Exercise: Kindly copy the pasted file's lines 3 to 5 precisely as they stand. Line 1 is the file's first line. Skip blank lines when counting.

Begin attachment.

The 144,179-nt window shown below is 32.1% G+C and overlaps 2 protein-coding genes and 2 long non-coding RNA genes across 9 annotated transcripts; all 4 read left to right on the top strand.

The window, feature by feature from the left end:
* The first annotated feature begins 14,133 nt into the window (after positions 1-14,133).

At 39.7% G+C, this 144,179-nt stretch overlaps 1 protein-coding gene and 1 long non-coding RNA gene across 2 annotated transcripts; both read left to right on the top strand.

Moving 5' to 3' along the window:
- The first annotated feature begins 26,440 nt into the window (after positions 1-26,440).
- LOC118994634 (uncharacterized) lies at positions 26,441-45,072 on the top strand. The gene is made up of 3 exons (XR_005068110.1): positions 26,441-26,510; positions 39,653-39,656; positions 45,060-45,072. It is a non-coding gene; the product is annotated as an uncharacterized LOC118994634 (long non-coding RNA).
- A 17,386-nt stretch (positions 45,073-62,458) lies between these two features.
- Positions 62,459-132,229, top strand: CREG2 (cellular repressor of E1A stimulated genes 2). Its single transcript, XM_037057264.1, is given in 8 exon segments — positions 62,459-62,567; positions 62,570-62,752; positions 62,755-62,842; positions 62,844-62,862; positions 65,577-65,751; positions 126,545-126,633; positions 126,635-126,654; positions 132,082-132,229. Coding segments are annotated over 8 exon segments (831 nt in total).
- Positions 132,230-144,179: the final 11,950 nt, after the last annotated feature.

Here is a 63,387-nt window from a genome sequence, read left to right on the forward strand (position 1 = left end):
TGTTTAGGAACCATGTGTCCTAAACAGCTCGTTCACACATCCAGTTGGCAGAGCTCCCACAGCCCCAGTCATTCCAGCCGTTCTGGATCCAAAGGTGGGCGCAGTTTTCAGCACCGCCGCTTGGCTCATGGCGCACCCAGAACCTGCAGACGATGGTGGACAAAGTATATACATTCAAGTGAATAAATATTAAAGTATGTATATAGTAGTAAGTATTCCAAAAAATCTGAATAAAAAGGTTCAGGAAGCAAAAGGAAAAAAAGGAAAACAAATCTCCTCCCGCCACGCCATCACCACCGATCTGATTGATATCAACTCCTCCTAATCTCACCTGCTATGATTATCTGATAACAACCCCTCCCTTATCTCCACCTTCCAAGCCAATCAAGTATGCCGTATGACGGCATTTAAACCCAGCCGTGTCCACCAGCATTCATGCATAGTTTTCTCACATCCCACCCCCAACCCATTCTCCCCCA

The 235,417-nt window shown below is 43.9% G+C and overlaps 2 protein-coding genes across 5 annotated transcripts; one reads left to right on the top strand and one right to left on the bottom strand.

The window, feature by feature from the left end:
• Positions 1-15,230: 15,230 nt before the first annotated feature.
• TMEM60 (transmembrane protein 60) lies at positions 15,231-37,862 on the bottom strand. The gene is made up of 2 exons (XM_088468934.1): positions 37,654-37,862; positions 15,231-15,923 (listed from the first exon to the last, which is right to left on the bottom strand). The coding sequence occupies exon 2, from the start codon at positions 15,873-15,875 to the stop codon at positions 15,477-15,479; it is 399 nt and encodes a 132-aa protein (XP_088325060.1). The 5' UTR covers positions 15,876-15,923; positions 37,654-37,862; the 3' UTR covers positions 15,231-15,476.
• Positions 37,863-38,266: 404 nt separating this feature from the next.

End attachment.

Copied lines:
* The first annotated feature begins 14,133 nt into the window (after positions 1-14,133).

At 39.7% G+C, this 144,179-nt stretch overlaps 1 protein-coding gene and 1 long non-coding RNA gene across 2 annotated transcripts; both read left to right on the top strand.

Moving 5' to 3' along the window: